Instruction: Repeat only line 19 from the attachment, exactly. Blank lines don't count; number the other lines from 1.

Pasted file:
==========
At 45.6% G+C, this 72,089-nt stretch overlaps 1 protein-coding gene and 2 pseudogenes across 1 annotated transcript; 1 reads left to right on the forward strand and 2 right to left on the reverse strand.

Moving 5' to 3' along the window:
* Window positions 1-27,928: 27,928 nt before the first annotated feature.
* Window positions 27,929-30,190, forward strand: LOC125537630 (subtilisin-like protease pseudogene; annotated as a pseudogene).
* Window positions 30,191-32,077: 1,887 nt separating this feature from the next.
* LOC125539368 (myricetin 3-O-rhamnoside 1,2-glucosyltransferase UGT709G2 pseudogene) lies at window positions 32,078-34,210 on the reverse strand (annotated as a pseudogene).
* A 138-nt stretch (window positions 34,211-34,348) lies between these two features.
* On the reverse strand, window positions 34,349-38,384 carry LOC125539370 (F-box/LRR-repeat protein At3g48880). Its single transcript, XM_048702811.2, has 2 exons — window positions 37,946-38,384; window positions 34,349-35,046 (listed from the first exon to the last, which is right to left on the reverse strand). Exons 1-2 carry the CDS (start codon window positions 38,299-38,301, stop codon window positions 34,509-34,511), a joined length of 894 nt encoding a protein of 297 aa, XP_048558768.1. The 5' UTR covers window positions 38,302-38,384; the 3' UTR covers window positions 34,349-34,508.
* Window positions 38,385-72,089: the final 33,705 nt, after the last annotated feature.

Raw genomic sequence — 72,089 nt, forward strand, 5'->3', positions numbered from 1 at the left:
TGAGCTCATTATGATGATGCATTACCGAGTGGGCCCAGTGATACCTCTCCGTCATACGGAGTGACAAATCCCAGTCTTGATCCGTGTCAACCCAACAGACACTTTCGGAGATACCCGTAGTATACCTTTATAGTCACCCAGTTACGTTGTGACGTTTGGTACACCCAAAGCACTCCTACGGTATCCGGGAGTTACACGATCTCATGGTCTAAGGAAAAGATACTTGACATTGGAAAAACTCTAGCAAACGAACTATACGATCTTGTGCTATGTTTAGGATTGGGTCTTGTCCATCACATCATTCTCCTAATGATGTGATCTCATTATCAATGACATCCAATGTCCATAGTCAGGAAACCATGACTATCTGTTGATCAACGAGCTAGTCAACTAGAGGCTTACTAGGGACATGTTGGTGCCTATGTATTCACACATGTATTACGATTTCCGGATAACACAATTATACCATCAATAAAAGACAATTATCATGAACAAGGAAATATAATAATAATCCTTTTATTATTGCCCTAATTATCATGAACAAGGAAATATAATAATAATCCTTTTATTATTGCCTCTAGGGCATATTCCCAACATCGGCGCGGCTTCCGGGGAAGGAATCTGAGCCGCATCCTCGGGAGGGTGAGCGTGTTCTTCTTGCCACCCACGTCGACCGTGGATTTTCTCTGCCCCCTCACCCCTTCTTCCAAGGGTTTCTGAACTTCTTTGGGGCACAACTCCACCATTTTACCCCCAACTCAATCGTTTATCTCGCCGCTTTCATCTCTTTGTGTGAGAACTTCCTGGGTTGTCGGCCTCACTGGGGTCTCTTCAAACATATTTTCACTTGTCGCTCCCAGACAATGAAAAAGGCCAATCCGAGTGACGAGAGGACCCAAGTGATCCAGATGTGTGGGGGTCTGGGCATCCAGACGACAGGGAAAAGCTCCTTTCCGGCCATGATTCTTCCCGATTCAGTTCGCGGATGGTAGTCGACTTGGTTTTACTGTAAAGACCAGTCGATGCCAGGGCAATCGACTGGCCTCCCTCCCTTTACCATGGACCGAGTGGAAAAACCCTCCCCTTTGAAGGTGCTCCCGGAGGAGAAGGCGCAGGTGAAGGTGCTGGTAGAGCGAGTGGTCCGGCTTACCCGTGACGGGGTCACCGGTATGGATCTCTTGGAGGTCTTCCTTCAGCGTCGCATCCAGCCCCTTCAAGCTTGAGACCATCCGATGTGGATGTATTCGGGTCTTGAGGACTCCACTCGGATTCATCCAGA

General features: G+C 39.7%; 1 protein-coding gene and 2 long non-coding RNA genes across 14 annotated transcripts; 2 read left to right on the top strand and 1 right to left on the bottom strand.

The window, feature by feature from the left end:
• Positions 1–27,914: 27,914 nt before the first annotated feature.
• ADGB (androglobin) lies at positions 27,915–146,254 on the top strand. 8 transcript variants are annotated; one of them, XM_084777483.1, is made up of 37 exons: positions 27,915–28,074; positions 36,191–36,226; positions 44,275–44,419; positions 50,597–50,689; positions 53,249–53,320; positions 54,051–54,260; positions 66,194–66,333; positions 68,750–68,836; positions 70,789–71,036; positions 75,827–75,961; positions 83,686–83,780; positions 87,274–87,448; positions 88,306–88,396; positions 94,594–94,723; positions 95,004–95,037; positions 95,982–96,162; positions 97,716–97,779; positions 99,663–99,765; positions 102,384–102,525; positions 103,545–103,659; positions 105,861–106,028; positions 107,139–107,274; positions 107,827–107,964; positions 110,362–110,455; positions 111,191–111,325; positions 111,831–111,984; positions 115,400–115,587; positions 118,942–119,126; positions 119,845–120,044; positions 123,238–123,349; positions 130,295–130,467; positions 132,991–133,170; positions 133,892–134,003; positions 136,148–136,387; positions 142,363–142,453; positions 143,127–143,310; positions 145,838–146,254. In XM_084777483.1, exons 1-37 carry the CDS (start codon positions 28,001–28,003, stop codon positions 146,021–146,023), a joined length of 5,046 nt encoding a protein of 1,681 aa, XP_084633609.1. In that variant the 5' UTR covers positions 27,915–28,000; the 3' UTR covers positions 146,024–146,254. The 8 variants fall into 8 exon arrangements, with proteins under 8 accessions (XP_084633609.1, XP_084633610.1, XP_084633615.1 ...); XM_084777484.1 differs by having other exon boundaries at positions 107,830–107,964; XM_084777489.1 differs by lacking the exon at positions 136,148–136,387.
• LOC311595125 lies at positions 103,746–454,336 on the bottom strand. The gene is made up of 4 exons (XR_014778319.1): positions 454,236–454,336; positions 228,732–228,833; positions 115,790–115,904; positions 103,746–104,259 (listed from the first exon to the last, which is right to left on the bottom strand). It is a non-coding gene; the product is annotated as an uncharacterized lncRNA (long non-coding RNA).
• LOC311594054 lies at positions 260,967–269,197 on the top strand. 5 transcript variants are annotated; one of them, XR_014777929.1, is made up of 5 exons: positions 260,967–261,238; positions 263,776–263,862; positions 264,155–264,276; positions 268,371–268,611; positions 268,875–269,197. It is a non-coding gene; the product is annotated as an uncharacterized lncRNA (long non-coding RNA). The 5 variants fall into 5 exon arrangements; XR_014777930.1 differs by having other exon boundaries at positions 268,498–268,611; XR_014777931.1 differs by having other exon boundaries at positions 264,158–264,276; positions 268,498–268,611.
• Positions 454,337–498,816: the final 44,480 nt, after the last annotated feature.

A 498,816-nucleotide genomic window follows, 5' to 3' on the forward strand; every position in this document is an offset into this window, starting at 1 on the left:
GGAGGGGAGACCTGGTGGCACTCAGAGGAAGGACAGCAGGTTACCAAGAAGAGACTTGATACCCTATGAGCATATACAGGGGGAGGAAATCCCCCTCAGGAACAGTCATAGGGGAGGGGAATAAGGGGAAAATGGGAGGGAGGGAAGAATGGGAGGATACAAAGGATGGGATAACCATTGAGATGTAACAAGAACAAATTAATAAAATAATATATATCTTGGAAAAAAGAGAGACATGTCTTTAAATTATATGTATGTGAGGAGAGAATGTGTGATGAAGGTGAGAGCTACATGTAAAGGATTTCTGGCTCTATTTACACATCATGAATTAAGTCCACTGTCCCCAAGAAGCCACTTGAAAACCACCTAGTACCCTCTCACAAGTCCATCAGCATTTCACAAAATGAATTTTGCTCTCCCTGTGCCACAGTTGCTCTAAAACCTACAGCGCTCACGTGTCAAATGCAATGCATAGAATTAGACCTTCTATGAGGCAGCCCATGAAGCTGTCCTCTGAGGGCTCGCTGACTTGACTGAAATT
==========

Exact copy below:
A 498,816-nucleotide genomic window follows, 5' to 3' on the forward strand; every position in this document is an offset into this window, starting at 1 on the left: